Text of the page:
Introduction to Best Practices Project

Many rural Newfoundland communities have been in a state of economic, environmental, social and cultural decay for decades. Since the 1960s rural people have been faced with an extraordinarily complex interrelated web of issues which have for the most part, impacted negatively upon them and their communities.

In the 1990s, the gradual deterioration of both the Canadian and Newfoundland economies, the over-exploitation of the fisheries and its subsequent astounding loss of jobs, a soaring cost of living, persistent cuts in federal transfer payments, and the demise of core-funding for non-governmental organizations, combined to create a rural society where jobs were scarce, social services were disintegrating, families were under tremendous financial, emotional and mental stress with few supports, and out-migration had become a frightening daily reality.

The demise of the Northern Cod stocks and the corresponding groundfish moratorium of the early 1990s exacerbated an already overwhelmingly perplexing and difficult situation for most rural Newfoundlanders and their fishery-based communities. At that time many of those involved in rural community development agreed that it was only a matter of time before the very foundations of rural life would begin to crumble under the weight of circumstances that were disempowering and demoralizing.

Simply put, although rural Newfoundland had faced tremendous challenges before the 1990s, this decade was particularly difficult and no individual, family or community was left unaffected.

This Best Practices Project explores how Newfoundlanders and Labradorians against tremendous odds, responded constructively to the heightened crisis of the 1990s. It shows how grassroots individuals and organizations worked together to develop and utilize creative and effective strategies to fight for their communities' survival, and to preserve the traditional cultures of their province.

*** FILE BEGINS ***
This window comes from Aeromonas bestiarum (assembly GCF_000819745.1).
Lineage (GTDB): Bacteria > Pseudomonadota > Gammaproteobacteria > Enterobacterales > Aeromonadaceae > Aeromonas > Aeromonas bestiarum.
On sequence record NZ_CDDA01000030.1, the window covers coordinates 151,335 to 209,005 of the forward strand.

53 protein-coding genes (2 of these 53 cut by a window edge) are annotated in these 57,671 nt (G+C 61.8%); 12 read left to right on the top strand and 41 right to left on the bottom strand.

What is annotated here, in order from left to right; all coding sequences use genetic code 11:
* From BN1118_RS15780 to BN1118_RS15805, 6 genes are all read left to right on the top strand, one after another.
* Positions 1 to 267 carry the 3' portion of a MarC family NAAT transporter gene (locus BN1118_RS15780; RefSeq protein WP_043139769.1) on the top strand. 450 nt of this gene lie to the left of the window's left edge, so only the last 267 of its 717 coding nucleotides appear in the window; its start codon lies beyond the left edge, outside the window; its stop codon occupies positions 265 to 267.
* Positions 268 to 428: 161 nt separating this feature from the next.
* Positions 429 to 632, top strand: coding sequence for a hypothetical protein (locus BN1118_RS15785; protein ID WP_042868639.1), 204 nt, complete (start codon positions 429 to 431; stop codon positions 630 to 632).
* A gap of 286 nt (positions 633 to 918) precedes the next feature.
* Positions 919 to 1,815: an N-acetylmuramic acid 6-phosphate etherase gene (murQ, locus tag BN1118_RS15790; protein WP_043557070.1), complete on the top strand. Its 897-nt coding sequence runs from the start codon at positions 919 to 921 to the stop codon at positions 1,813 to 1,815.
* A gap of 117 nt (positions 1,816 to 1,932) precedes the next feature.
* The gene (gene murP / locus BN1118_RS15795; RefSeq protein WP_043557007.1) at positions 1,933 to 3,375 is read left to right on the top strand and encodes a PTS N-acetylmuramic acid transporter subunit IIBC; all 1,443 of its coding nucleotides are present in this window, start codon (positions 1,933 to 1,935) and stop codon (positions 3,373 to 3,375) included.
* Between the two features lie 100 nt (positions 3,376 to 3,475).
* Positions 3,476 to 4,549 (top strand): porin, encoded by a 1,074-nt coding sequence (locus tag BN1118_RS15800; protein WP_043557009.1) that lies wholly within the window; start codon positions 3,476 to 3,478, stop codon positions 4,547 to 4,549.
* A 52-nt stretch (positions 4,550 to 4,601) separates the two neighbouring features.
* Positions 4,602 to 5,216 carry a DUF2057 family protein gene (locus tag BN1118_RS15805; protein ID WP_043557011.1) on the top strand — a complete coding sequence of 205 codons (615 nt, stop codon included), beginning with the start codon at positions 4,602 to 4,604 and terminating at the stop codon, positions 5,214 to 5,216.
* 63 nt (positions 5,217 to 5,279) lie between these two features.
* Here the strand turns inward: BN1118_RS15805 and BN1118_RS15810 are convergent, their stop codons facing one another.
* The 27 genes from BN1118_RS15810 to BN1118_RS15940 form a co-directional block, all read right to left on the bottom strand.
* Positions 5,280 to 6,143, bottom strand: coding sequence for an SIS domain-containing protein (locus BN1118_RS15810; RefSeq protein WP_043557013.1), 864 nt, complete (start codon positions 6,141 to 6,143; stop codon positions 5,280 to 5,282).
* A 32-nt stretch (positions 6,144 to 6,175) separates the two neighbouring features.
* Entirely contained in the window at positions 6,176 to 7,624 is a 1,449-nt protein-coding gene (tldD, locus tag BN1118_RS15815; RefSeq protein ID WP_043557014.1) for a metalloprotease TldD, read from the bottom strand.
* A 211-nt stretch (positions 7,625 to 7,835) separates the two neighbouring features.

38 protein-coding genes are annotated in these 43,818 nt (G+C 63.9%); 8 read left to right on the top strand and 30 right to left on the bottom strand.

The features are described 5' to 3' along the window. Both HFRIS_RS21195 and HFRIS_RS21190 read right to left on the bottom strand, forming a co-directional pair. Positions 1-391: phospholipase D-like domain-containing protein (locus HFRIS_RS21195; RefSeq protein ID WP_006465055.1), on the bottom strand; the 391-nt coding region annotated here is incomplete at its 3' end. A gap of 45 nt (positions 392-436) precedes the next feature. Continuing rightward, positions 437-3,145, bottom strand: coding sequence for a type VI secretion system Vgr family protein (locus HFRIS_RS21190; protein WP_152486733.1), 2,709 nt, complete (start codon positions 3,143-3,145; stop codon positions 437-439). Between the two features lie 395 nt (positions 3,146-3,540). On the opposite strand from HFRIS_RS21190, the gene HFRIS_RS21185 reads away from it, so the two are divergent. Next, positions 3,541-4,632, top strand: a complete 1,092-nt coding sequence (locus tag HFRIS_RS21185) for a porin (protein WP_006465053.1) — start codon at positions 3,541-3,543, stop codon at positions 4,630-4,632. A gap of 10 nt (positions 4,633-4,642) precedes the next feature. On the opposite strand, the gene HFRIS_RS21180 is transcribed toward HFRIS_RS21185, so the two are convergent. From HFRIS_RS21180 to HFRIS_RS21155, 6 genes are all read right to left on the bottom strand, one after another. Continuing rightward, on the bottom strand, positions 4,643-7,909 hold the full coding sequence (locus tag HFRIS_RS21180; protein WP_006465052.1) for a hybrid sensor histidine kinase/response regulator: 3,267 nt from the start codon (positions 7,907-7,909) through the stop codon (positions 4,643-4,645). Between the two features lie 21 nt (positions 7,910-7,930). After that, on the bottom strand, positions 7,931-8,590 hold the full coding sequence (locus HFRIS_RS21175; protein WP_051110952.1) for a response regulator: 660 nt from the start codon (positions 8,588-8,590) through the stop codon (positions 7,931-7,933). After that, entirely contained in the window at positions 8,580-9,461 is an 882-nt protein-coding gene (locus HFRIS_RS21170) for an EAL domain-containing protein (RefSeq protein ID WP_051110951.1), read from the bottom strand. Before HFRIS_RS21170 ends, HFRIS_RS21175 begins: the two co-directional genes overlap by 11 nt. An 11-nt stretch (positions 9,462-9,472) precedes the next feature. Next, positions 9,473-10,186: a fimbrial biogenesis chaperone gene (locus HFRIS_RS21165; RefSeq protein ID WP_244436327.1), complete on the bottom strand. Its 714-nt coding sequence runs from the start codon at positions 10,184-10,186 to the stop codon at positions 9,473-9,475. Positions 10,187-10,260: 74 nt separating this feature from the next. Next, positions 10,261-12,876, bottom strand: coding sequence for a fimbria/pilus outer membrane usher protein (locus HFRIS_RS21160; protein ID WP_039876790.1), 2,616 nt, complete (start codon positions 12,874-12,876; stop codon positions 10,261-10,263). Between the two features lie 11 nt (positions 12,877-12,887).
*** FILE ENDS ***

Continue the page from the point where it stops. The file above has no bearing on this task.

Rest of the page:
The Project brings together a sampling of the little-known rural Newfoundland and Labrador success stories in community development and public education in an attempt to ensure that lessons learned from them, important for other struggling communities and organizations, are not lost or forgotten.

The Project is both a snap-shot in time and a living document. As a snap-shot it captures the essence of nine initiatives that occurred in the 1990s. As a living document it provides opportunities for readers to comment on the case studies profiled, as well to celebrate new case studies that share the spirit of those covered in this document.

The case studies discussed here have grassroots community participation, public education, critical thinking and constructive communication as their essential elements. They all in one way or another, intended to enhance community capacity to survive tough times and to more effectively direct their communities' future. Some were primarily educative and awareness-building in nature, some were participatory research based, some were focused on communication, while others were a direct call to civic action. Many created an "awareness backdrop" essential for simulating action while others were activism focused from the beginning. All provided opportunities for ordinary people concerned about their communities and families to participate in a process of critical analysis and problem solving about current issues that they themselves identified as being important to their survival. Most had cultural celebration and pride-of-place as the glue that held them together through difficult moments. Half had strong environmental stewardship themes while half dealt primarily with social justice themes including the right to employment and adequate health care. Some used video, others used theatre and drawing and several involved community television.

This document therefore is a practical real-life contribution to the broad fields of community development, adult popular education, participatory research and community activism.

By sharing stories of how those living and working in rural communities, occasionally with some outside help, invented the strategies to deal with problems that were often massive, complicated and in many instances beyond the control of community people, it is hoped that others in Newfoundland and Labrador will continue the long tradition of rural people in this province using their strength and resilience to survive harsh and seemingly impossible conditions.